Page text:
Answers to our clients’ questions about market action and the market environment in a few paragraphs every two weeks.
Last month’s sell-off was mainly a reaction to macroeconomic headwinds that have been building this year; recent and expected corporate earnings growth has not weakened much. A handful of earnings disappointments by highly valued and high-profile tech firms have spurred vicious sell-offs, but these have been outliers. Building macro concerns and a few downbeat earnings calls translated into an approximately $3.6 trillion October decline in equity market values.
With an aging economic and market cycle, high US equity valuations, and central banks gradually withdrawing liquidity, markets may become increasingly sensitive to modest changes in expectations. Investors should ensure that their portfolios incorporate sufficient liquidity, as well as diverse sources of risk and return (global equities, bonds or cash, real assets, and strategies that are not correlated with the above).
What are investors seeing as they wander the dance floor after midnight? The central bankers are starting to leave the party, punch bowls in hand. (Meanwhile, rising rates are muscling their way in, carrying a strong US dollar on their shoulders.) This development is rarely a good one. Rising rates boost the cost of debt for corporations and households, and debt attracts flows from equities as yields become more compelling. Furthermore, dollar strength negatively impacts emerging markets via several channels including debt affordability, commodity pricing, and policy rates.
Global growth has been looking healthy, but recent data in China and Europe betray softness and some divergence across emerging and developed markets. The US economy is humming along, goosed by the corporate tax cuts. However, Brussels is butting heads with Italy’s new populist mashup of a government, which aims to simultaneously pacify the left-wing 5 Star contingent with spending and the right-wing League voters with tax cuts. The combo is a budget-buster, forcing a November showdown with the European Commission. The uncertainty surrounding Brexit appears likely to extend for years. Inflation (via sterling depreciation) and depressed growth are the result.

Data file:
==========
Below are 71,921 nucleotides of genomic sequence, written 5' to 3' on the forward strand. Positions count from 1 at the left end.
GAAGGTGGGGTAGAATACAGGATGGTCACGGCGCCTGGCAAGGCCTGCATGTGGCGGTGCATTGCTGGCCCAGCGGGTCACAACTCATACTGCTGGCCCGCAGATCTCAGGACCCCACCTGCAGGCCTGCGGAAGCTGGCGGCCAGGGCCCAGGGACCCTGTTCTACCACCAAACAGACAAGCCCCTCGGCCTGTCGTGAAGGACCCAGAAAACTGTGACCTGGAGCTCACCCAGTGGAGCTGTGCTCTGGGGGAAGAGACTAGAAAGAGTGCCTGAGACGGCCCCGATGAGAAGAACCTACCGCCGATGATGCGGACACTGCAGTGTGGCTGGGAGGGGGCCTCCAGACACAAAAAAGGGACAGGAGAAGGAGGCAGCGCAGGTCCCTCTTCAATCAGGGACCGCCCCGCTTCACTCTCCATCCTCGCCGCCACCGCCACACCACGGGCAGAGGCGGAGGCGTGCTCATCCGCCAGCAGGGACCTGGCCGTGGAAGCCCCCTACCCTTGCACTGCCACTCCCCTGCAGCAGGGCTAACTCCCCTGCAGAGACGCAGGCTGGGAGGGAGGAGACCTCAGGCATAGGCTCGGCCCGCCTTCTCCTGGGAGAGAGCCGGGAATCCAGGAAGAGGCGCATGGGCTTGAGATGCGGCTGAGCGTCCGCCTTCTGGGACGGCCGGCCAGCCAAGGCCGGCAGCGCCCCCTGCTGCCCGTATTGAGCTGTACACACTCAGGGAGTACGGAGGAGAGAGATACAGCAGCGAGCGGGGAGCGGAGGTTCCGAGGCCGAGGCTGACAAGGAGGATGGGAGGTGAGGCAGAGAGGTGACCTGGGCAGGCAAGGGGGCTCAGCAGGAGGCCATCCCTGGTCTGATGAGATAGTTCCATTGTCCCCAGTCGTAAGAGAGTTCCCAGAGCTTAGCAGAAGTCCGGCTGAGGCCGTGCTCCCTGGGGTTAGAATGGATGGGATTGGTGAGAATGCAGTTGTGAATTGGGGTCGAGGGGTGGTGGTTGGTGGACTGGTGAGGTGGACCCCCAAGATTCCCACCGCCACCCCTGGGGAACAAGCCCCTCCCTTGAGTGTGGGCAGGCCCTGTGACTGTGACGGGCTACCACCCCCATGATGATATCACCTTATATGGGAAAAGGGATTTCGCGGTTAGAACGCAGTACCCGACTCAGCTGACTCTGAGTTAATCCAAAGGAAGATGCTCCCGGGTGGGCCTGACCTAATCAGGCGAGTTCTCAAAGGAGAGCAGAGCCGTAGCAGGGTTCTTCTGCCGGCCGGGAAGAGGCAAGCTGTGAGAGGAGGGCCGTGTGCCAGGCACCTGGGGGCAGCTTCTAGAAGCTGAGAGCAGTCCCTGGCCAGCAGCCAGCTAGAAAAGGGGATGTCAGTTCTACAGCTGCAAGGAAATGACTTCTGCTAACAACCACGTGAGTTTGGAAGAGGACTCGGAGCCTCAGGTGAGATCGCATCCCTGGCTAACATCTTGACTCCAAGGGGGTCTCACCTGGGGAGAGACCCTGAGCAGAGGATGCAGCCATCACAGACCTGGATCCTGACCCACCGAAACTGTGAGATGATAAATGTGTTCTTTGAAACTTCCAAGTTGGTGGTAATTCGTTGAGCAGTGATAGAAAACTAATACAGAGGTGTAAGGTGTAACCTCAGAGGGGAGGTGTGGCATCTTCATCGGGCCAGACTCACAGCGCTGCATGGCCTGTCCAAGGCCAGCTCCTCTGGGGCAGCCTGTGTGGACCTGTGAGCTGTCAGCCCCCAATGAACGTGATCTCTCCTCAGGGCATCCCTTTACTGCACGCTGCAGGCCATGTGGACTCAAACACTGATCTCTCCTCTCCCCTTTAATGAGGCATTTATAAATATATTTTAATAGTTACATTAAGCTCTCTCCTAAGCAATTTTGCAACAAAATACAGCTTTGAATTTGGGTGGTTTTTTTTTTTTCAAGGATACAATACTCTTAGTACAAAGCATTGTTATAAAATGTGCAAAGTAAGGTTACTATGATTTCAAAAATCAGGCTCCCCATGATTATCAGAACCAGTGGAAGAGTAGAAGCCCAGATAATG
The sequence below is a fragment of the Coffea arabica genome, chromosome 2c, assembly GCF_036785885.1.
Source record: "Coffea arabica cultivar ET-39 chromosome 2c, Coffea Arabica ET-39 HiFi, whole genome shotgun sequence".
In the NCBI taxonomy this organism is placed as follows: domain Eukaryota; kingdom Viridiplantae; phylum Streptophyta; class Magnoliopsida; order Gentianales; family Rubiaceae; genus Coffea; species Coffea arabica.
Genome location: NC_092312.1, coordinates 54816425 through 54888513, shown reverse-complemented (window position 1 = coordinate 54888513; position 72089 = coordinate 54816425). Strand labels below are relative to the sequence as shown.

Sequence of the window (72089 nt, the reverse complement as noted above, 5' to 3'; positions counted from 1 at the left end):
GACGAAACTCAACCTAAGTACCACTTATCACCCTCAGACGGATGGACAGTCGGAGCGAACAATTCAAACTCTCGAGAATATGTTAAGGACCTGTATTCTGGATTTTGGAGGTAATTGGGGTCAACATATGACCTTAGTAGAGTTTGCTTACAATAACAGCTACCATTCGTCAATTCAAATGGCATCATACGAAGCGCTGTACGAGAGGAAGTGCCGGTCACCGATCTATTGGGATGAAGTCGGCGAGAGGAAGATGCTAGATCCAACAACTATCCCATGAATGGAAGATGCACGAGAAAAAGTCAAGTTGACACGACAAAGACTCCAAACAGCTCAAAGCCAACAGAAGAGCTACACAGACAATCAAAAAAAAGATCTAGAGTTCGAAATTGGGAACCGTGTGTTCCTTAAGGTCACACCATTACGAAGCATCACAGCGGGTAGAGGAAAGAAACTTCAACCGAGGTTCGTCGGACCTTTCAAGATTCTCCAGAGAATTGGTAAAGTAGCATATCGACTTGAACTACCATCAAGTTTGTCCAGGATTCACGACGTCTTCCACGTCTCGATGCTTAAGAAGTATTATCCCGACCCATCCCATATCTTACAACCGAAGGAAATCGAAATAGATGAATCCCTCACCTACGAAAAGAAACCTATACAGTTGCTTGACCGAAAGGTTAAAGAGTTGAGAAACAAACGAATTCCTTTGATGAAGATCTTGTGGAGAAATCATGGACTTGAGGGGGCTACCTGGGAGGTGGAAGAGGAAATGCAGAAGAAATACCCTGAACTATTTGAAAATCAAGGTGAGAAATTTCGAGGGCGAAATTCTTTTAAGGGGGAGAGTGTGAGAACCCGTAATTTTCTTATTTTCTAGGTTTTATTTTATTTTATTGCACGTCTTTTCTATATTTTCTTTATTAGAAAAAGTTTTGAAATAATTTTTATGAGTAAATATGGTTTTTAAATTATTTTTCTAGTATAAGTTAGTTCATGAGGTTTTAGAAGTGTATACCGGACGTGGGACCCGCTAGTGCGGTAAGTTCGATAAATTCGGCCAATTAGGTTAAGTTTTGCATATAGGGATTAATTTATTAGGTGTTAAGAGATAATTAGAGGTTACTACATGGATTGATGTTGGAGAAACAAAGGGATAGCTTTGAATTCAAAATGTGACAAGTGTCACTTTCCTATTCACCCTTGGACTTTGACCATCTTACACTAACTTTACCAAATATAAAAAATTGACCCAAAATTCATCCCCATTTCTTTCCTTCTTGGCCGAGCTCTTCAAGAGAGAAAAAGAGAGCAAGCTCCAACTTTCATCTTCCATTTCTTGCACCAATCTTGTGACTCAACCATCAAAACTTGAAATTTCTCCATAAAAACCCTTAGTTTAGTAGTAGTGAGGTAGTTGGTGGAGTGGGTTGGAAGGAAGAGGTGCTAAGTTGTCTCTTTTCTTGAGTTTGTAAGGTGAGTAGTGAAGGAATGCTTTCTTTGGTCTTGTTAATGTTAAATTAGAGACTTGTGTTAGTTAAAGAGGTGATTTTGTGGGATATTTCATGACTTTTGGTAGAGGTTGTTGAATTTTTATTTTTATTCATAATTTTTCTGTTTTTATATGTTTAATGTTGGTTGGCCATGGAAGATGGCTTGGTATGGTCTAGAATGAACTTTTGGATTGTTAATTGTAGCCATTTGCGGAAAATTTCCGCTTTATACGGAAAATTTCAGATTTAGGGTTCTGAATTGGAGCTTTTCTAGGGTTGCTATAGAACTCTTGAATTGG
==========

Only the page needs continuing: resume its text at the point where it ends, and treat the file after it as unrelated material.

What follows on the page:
But the global political disputes today aren’t just between neighbors. The imposition of tariffs on hundreds of billions of dollars in China-US trade is boosting prices across a host of goods, which could crimp demand or impact margins. The Chinese government is also warily trying to constrain debt growth, and that combo is weighing on the Chinese economy, which now accounts for nearly one-sixth of global growth.
How might investors ensure that their portfolios are resilient in the face of volatility? Given space constraints, I will mention only three suggestions here:
- First, investors underweight richly priced US equities should be careful not to decrease USD exposure (which tends to be defensive). US-based investors can hedge the residual exposure to non-USD currencies that arises from the US equity underweight (currency-hedged equity ETFs might be helpful). Conversely, an investor that spends in euros or pounds might decrease currency hedge ratios to ensure neutral USD exposure.*
- Second, exposure to growth via an illiquid form (such as a buyout, venture capital, or growth equity fund) must be accompanied by a robust return premium in exchange for tying up capital for many years. Private funds have been quite valuable in boosting portfolio returns, but when making future commitments, evaluate whether the manager’s competitive advantage in deal flow and operational enhancement is sustainable.
- My third piece of advice is relevant for investors considering exposure to growth via long/short or long-biased equity hedge funds. It is difficult to find fundamental managers with short-term investment horizons that maintain durable advantages over their quantitative competitors and that can withstand drawdowns without being forced to close and return capital. Investor commitments to such funds should be very selective. As an alternative, investors that have not already incorporated trend-following into their portfolios might consider doing so, despite less-than-thrilling recent returns. Tested over decades, trend-following is not harnessed to equity markets, and it benefits from information dispersion and ingrained behavioral tendencies.
* Please see the fourth quarter 2018 edition of VantagePoint, published October 17, 2018.
Sean McLaughlin, Head of Cambridge Associates’ Capital Markets Research